Poem for Easter Sunday
By John Dennison
Self-made, perhaps; definitely wealthy,
with a seat on the council, and a plot set aside on the hill;
but when it came to it, Joseph of Arimathea
could offer only a freshly dug hole:
his tomb, his anticipated end
now made the corpse-house of all hope.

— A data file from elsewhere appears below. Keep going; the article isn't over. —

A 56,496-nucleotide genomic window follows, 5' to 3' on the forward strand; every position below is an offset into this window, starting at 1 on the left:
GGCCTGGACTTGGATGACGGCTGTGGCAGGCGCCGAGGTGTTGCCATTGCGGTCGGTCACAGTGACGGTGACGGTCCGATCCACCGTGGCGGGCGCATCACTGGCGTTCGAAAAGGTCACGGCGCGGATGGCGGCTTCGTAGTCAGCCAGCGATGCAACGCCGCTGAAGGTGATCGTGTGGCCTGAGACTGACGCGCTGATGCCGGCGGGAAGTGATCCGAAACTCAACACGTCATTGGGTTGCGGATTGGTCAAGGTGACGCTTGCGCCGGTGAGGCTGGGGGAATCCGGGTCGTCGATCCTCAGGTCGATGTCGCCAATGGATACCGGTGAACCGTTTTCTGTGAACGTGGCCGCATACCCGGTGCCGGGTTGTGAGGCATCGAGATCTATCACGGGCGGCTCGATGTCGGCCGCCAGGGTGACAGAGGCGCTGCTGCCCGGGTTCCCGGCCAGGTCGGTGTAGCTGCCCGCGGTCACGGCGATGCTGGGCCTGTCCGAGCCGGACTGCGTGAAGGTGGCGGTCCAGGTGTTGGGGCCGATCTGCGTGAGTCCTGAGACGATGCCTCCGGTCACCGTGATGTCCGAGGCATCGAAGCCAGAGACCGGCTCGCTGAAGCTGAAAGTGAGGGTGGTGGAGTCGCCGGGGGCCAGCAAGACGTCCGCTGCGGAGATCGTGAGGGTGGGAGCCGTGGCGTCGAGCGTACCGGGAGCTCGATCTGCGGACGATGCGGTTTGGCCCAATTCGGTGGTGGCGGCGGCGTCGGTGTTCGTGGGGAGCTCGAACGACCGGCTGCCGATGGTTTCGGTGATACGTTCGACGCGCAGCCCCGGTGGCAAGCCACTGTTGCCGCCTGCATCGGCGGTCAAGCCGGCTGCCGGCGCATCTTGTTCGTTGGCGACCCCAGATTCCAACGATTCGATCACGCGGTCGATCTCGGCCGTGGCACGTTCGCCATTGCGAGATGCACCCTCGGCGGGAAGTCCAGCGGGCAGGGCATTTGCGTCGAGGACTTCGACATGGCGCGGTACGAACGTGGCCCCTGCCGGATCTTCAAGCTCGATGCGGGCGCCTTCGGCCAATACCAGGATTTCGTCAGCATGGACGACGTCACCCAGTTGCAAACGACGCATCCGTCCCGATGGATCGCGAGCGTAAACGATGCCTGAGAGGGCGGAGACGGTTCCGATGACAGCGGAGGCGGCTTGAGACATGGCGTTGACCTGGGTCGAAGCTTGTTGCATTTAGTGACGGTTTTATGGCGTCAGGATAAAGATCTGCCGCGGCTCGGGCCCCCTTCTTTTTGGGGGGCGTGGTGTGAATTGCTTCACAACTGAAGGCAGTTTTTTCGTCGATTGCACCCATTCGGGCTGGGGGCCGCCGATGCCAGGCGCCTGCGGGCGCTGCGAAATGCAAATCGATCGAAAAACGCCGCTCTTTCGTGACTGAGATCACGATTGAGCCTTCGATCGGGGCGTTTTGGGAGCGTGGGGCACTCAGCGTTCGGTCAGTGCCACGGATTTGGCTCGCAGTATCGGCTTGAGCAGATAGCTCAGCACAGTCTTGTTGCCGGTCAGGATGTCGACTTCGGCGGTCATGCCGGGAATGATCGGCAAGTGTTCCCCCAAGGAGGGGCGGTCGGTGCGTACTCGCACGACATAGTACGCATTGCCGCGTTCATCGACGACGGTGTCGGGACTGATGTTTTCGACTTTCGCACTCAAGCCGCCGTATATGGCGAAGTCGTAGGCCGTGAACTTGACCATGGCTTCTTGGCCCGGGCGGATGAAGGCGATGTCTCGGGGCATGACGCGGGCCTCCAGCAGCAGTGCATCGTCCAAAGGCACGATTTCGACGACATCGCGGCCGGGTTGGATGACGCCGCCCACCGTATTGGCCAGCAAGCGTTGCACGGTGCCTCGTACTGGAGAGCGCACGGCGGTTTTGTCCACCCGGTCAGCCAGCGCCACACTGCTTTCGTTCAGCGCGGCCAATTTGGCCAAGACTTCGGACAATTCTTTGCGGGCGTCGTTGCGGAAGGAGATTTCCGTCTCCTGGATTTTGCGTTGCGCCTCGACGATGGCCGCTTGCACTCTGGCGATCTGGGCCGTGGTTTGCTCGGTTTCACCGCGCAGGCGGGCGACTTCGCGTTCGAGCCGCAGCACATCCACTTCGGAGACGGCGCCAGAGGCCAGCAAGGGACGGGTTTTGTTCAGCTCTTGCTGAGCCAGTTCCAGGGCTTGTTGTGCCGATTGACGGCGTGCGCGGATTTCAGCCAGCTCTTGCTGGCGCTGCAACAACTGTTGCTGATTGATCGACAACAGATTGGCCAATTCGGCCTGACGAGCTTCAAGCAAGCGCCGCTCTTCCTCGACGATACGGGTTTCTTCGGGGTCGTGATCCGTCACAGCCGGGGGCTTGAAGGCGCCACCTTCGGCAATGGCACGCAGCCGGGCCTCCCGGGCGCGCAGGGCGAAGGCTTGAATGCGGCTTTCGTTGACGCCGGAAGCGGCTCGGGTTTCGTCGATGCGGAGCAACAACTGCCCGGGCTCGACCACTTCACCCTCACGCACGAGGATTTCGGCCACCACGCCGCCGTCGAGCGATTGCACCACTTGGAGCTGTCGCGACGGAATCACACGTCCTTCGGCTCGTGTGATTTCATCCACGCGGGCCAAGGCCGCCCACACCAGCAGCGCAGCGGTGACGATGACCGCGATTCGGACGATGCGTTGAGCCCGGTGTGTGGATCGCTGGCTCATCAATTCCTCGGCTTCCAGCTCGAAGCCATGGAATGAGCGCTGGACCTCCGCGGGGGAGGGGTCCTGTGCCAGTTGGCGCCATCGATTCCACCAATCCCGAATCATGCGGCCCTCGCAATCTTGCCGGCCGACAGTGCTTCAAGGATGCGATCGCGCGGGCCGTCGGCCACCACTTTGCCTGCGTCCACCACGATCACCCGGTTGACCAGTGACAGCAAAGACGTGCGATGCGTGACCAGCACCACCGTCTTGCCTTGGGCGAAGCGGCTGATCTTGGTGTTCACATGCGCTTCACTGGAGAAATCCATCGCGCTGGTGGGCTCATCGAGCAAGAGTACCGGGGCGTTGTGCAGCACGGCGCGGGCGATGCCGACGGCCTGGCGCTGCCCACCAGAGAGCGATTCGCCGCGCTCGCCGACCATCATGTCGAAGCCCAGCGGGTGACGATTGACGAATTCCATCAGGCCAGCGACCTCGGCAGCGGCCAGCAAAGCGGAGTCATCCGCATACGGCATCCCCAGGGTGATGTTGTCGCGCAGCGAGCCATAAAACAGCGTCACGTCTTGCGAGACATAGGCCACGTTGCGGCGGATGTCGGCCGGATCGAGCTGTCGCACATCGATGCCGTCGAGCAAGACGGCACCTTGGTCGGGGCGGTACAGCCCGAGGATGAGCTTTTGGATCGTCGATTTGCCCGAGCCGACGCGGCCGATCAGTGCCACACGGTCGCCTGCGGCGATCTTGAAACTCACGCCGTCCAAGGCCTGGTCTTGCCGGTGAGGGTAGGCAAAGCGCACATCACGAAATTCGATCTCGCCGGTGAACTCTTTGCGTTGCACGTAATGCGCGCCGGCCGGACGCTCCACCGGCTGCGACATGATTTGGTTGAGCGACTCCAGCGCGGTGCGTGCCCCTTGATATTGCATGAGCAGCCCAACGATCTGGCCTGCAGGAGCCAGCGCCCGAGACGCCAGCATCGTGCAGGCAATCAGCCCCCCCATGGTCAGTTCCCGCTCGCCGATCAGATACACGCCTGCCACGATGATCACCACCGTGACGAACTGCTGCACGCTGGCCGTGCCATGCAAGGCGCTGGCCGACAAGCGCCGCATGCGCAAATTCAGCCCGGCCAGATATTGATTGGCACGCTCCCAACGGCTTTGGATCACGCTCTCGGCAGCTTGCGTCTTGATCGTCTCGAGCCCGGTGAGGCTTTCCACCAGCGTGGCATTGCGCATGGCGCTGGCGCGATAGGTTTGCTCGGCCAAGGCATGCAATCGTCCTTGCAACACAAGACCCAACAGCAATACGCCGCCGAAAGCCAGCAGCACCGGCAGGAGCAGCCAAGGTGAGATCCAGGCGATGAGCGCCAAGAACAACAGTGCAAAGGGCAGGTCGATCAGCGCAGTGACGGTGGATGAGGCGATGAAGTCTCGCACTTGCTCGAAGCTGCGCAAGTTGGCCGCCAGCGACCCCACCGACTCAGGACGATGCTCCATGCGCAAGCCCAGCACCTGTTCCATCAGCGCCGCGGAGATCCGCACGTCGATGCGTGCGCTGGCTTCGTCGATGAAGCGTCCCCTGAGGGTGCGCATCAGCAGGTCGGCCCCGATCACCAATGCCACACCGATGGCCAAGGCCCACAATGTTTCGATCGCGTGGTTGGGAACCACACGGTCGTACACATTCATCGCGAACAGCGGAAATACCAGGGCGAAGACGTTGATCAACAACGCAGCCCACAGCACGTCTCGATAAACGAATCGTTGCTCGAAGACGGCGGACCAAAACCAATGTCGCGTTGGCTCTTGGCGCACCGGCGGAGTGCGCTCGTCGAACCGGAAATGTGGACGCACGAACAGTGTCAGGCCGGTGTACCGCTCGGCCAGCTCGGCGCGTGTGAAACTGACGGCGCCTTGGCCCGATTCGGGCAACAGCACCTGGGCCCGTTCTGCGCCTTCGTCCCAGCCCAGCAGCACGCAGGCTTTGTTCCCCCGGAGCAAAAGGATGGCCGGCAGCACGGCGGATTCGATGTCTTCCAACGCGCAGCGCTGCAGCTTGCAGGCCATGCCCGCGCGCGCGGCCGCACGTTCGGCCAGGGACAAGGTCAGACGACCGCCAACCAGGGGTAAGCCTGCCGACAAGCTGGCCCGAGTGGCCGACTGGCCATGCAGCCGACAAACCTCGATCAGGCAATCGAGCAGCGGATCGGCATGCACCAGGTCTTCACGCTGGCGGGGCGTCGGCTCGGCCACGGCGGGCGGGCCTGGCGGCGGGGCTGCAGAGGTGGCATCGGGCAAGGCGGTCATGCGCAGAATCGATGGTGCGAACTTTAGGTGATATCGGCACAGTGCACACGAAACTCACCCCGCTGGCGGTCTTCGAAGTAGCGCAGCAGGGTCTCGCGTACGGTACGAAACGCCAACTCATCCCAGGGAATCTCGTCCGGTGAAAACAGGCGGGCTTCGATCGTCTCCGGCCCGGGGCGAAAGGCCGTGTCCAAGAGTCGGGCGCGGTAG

The dark. The stone. Poor gifts for a friend
above all friends. And yet, it turns out, so right:
all matter sings, the dark itself upends
to welcome in the flesh the Light of Light,
this breathing the full-bodied house of hope,
making a throne-room of the rich man’s empty slot.
Sing to yourself; pile your wealth in a heap
and burn it and you along with it; but you cannot
out-give the Giver. For he has made this ripe
world his love’s language, the manger his cot.